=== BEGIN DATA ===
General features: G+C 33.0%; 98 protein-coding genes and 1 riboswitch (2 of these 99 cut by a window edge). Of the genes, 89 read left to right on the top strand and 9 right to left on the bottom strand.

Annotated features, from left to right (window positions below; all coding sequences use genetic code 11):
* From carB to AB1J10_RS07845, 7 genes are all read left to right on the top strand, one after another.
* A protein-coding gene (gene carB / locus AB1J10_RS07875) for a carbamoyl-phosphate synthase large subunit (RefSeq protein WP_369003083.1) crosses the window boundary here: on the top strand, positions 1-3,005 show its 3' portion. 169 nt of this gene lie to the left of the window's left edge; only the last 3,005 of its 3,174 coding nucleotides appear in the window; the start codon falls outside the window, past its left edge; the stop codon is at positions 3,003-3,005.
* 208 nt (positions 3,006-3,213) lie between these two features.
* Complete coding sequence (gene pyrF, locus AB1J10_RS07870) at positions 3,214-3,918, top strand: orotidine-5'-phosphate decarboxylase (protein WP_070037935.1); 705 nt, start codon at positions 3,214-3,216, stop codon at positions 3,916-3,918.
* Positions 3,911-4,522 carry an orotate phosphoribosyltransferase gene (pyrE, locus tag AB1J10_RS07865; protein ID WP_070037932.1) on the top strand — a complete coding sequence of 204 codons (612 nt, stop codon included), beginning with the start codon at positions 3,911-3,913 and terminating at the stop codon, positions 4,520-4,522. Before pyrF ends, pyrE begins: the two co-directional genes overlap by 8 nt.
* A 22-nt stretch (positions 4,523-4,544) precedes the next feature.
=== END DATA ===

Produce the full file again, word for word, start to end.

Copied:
General features: G+C 33.0%; 98 protein-coding genes and 1 riboswitch (2 of these 99 cut by a window edge). Of the genes, 89 read left to right on the top strand and 9 right to left on the bottom strand.

Annotated features, from left to right (window positions below; all coding sequences use genetic code 11):
* From carB to AB1J10_RS07845, 7 genes are all read left to right on the top strand, one after another.
* A protein-coding gene (gene carB / locus AB1J10_RS07875) for a carbamoyl-phosphate synthase large subunit (RefSeq protein WP_369003083.1) crosses the window boundary here: on the top strand, positions 1-3,005 show its 3' portion. 169 nt of this gene lie to the left of the window's left edge; only the last 3,005 of its 3,174 coding nucleotides appear in the window; the start codon falls outside the window, past its left edge; the stop codon is at positions 3,003-3,005.
* 208 nt (positions 3,006-3,213) lie between these two features.
* Complete coding sequence (gene pyrF, locus AB1J10_RS07870) at positions 3,214-3,918, top strand: orotidine-5'-phosphate decarboxylase (protein WP_070037935.1); 705 nt, start codon at positions 3,214-3,216, stop codon at positions 3,916-3,918.
* Positions 3,911-4,522 carry an orotate phosphoribosyltransferase gene (pyrE, locus tag AB1J10_RS07865; protein ID WP_070037932.1) on the top strand — a complete coding sequence of 204 codons (612 nt, stop codon included), beginning with the start codon at positions 3,911-3,913 and terminating at the stop codon, positions 4,520-4,522. Before pyrF ends, pyrE begins: the two co-directional genes overlap by 8 nt.
* A 22-nt stretch (positions 4,523-4,544) precedes the next feature.